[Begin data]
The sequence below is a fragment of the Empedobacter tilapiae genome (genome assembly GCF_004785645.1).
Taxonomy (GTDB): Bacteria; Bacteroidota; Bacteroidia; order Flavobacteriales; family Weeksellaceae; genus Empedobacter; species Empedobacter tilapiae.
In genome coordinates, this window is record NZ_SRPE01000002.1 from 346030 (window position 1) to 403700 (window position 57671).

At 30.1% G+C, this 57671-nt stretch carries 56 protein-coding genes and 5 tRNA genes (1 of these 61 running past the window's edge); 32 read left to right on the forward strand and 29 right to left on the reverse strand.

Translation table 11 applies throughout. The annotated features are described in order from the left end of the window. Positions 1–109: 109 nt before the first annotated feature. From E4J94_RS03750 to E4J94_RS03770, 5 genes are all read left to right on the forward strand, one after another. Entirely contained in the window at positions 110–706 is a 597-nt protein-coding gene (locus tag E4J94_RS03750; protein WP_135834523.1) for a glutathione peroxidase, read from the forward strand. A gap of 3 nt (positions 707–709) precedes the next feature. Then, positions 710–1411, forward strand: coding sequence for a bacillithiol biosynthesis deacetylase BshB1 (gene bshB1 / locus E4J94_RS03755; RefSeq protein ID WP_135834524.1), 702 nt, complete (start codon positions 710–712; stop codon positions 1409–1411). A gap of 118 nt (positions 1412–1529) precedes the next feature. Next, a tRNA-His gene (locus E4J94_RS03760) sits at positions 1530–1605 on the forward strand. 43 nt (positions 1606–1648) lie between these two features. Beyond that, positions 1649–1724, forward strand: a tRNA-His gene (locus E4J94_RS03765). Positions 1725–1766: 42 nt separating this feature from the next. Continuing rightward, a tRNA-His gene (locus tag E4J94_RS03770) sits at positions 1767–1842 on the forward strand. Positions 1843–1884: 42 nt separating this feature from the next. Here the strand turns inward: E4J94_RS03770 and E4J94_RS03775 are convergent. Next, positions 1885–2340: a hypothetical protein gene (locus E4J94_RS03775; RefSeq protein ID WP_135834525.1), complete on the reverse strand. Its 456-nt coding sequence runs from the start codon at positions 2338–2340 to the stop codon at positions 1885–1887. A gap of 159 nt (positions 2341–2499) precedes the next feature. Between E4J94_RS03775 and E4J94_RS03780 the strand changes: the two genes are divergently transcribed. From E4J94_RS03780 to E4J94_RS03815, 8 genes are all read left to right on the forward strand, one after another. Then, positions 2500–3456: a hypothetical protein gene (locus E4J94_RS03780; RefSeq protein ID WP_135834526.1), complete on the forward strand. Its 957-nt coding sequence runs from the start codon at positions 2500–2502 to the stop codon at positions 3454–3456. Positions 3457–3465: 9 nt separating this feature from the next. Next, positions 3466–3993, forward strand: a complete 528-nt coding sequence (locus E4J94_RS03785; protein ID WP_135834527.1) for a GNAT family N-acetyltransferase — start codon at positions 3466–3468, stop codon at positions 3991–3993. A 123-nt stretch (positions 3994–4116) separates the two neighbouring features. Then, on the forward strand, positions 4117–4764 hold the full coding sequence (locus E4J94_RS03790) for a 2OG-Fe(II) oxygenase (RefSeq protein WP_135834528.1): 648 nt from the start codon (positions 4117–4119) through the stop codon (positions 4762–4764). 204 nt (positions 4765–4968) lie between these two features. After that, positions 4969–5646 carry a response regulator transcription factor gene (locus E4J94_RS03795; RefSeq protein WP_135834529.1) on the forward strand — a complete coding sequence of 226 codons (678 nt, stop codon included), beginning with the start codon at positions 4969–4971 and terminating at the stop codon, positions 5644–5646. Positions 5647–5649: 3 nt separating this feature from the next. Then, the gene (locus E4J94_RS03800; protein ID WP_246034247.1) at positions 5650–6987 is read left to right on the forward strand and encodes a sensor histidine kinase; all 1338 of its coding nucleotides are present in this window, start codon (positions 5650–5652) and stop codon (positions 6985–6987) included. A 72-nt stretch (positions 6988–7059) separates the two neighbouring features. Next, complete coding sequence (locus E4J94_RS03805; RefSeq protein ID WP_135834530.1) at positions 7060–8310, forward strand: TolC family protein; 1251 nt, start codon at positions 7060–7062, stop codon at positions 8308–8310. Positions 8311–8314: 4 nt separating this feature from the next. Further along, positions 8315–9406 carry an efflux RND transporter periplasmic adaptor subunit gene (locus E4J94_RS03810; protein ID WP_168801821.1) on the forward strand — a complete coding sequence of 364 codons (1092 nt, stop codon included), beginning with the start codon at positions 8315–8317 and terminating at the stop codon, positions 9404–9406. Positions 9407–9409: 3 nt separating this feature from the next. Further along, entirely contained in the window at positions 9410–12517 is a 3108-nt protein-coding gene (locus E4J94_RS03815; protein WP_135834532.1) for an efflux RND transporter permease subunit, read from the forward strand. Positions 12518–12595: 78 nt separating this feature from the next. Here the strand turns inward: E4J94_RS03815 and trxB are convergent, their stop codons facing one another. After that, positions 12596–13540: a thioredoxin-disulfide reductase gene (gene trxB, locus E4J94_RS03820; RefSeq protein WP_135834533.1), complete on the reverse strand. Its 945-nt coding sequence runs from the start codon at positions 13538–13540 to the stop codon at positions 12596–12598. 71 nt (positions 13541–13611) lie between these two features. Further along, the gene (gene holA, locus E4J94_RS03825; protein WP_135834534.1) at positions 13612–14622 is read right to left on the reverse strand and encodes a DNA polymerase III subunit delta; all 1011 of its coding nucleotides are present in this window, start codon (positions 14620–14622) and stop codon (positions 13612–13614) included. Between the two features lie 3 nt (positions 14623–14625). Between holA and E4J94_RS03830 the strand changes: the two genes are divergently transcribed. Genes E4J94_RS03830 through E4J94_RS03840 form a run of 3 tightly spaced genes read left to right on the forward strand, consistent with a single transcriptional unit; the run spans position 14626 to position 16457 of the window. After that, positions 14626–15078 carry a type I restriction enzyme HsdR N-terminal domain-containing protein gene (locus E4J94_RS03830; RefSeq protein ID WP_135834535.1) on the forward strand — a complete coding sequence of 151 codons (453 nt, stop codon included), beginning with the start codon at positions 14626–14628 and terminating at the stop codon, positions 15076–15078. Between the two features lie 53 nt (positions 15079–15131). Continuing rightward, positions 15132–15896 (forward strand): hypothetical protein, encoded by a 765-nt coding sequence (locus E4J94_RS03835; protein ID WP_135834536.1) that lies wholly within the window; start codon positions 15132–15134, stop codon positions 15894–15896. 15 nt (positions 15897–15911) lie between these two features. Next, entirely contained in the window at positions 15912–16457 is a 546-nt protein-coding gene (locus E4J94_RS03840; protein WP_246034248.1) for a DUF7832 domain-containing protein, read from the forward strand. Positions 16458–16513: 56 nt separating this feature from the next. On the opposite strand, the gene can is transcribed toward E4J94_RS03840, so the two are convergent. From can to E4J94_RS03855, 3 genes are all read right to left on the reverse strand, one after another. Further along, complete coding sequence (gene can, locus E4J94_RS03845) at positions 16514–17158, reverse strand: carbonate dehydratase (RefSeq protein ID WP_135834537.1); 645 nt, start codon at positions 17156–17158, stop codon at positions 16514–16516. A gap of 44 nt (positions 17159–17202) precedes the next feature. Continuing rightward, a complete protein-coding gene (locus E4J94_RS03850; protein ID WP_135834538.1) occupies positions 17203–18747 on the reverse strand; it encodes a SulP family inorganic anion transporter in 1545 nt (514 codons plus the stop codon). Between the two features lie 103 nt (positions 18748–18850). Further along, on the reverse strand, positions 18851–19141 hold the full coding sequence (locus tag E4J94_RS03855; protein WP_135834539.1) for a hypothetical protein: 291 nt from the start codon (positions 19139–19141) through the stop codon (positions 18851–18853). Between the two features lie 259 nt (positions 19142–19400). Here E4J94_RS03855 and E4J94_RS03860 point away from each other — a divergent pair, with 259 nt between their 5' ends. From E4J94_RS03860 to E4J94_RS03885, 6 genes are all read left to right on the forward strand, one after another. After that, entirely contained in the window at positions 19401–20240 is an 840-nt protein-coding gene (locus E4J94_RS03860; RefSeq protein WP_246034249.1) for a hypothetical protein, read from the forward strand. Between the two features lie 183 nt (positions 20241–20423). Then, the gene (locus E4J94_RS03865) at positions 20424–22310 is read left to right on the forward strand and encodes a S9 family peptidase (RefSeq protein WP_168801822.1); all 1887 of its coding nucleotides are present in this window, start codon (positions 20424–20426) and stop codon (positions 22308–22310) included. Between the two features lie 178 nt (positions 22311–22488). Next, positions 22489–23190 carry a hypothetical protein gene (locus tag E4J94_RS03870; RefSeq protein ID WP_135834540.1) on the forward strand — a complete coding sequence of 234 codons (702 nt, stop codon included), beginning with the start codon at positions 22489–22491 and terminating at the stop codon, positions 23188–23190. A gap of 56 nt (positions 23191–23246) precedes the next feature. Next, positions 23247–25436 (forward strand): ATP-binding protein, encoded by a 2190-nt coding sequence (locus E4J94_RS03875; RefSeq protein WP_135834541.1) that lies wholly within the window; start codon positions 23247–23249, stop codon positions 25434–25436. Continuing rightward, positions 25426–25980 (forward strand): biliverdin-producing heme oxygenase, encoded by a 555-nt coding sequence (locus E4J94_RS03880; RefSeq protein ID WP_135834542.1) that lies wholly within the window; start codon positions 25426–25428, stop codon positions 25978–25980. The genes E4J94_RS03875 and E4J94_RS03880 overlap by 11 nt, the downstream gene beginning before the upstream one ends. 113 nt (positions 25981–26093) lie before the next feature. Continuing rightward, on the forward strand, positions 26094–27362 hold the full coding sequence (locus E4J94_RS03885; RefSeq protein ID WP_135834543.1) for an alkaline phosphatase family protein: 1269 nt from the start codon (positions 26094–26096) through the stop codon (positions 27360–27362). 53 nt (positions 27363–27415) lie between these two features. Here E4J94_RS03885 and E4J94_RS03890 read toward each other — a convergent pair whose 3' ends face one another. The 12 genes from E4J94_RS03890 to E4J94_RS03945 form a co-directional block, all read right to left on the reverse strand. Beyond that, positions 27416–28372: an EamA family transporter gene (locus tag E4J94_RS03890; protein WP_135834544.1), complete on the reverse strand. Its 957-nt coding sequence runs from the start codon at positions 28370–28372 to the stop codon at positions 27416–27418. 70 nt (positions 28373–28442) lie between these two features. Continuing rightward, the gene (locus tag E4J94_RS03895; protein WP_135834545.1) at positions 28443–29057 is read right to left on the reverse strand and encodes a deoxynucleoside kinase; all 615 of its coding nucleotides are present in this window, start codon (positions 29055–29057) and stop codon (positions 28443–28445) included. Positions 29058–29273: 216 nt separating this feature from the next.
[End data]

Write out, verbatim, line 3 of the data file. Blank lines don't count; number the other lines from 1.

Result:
In genome coordinates, this window is record NZ_SRPE01000002.1 from 346030 (window position 1) to 403700 (window position 57671).